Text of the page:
form-, -form, forma-, format-

(Latin: shape, structure, figure, outer appearance, composition, to compose; visual appearance; spacial arrangement; to develop or to acquire; to produce)

anguiform (adjective)
anguilliform (adjective)
1. Having the form or shape of an eel: "An eel is a common name for any fish of the ten families that are part of the order Anguilliformes, and they characterized by having long snakelike bodies covered with tiny scales embedded in their skins. Eels do not have a hind pair of fins and so they are adapted for wriggling in the mud and through the crevices of reefs and rocky shores."

"The common freshwater eel, Anguilla rostrata, of the family Anguillidae, is found in the Atlantic coastal regions of Europe, in the Mediterranean area, and in North America East of the Rocky Mountains (mountain range that extends from British Columbia to northern New Mexico)." 3. Etymology: from Latin anguilla "eel", a diminutive (indicating smallness) of anguis, "snake".

Web-footed, long-necked, typically gregarious migratory aquatic birds usually larger and less aquatic than ducks.
A division of birds including the geese, ducks, and closely allied forms.
arachniform (adjective), more arachniform, most arachniform
Resembling, or in the form of, a spider web: The finely and delicately crocheted corner of the handkerchief had an arachniform appearance.

The most striking physical properties of spider silk are its strength and elasticity. It has been found that a thread .01 centimetre in diameter will support a weight of 80 grammes before breaking, and will stretch by over twenty per cent of its original length.

—Keith C. McKeown; Spider Wonders of Australia;
Halstead Printing; Sydney, Australia; 1936; page 218.
Tree-like in shape; resembling a tree in form and branching structure.
1. Formed in the shape of an arc.
2. Forming or resembling an arch.
ascidium (s), ascidia (pl); ascidiform
1. A part of a plant or fungus shaped like a pitcher or bag.
2. A pitcher-shaped, bottle-shaped, or baglike part or organ; such as, the hollow tubular leaf of a pitcher plant.
Resembling ataxia (irregularity of muscular action).
Shaped like an ear.
Having the shape of a bacillus; rod-shaped.
bioinformatics; bioinfomatics
1. The study of the applications of computer and statistical techniques to the management of biological information. In genome projects, bioinformatics includes the development of methods to search databases quickly, to analyze DNA sequence information, and to predict protein sequence and structure from DNA sequence data.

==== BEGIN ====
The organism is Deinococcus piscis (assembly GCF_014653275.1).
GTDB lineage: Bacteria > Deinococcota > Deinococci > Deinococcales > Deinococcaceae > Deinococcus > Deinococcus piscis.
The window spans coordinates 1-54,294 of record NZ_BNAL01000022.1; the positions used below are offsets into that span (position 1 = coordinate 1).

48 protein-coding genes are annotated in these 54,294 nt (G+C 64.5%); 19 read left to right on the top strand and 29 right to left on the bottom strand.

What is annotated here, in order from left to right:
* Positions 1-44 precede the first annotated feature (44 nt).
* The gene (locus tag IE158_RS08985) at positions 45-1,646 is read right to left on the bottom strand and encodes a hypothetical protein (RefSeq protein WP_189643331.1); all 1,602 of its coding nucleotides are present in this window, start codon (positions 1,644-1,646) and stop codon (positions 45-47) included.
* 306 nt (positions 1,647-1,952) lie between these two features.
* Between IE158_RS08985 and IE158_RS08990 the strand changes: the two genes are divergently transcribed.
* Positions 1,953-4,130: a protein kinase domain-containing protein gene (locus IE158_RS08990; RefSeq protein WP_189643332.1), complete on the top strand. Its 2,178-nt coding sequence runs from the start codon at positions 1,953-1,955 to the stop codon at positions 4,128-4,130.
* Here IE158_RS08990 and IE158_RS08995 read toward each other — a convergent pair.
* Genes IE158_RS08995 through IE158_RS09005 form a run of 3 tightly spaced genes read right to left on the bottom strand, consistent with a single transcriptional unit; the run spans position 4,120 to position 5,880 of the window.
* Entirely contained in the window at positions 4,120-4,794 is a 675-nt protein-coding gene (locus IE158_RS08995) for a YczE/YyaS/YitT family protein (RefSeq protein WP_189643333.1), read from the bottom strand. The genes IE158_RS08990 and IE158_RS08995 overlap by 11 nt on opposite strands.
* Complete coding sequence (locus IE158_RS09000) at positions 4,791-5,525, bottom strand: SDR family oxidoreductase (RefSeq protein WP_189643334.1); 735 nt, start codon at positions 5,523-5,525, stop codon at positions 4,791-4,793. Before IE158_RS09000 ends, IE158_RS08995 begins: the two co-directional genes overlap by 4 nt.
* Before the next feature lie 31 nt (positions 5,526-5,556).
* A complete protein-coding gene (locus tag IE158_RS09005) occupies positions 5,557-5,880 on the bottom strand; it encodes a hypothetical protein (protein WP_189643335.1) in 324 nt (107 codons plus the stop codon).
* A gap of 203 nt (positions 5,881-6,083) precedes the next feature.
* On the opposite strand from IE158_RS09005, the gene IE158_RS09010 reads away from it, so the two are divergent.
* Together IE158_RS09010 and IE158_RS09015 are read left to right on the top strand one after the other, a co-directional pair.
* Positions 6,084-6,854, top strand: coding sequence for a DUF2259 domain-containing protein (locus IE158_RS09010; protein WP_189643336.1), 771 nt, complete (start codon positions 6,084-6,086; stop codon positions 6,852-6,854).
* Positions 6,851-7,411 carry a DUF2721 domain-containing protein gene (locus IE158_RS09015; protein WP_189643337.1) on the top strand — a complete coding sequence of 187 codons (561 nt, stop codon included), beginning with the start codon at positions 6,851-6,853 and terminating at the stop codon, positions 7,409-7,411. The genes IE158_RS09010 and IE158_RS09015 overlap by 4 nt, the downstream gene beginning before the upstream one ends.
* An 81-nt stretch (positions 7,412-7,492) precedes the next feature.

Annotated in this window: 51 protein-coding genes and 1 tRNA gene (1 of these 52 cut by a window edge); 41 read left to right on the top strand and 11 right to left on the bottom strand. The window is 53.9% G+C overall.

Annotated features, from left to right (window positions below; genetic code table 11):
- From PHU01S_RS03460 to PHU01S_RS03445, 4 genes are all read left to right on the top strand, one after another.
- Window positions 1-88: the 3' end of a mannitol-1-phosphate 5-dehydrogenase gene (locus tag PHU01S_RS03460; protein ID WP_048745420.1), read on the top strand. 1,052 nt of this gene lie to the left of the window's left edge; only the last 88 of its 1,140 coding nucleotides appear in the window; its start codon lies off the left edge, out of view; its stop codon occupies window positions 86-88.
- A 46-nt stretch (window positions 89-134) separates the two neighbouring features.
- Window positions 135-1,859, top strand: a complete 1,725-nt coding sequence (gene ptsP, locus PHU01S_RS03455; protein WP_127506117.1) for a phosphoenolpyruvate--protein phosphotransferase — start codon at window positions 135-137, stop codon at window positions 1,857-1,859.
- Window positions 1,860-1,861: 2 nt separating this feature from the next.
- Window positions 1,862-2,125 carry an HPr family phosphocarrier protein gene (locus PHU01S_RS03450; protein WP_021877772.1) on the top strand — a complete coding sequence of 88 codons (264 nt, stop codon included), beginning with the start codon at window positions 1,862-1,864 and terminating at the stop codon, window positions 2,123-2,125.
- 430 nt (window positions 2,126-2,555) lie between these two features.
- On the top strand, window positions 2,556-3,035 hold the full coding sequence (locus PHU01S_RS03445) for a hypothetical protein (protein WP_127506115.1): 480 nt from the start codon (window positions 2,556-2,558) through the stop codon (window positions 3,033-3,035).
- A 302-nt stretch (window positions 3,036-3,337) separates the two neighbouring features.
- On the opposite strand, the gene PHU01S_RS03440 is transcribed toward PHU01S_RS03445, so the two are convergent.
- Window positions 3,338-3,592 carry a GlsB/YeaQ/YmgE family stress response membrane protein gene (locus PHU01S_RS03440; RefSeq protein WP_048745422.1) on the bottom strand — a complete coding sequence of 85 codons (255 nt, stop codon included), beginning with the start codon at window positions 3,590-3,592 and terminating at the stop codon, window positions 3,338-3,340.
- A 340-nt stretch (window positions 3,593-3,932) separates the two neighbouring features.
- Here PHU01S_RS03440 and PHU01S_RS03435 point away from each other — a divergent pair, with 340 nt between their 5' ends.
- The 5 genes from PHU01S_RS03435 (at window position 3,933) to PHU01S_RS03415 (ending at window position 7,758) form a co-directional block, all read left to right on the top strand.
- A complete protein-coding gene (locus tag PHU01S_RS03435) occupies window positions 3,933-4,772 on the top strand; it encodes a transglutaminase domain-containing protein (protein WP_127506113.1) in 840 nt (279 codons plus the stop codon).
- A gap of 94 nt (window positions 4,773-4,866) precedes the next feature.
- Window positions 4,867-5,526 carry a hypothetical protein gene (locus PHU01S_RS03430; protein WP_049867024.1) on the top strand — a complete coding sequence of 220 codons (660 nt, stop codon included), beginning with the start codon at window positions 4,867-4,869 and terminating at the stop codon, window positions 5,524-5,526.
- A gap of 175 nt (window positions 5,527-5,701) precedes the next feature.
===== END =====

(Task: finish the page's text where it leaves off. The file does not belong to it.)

2. The application of computer technology to the management of biological information. Specifically, it is the science of developing computer databases and algorithms to facilitate and expedite biological research, particularly in genomics.
3. A scientific discipline that includes all aspects of the gathering, storing, handling, analyzing, interpreting and the spreading of biological information.

It involves powerful computers and innovative programs that handle vast amounts of coding information on genes and proteins from genomics programs.

It also comprises the development and application of computational algorithms for the purpose of analysis, interpretation, and prediction of data for the design of experiments in the biosciences.

biotransformation (s) (noun), biotransformations (pl)
The conversion of molecules from one form to another within an organism, often associated with change in pharmacological or the activities of drugs: Biotransformation simply means the changes of chemicals in the body; such as, nutrients, amino acids (carbon, hydrogen, oxygen, nitrogen) and toxins (poisons) all of which can be modified for good or bad conditions.

The anaerobic environment (absence of air) of the intestines promotes biotransformation of chemicals with bacteria.

Inter-related cross references, directly or indirectly, involving word units dealing with "form, shape, appearance": eido-; figur-; icono-; ideo-; imag-; morpho-; -oid; typo-.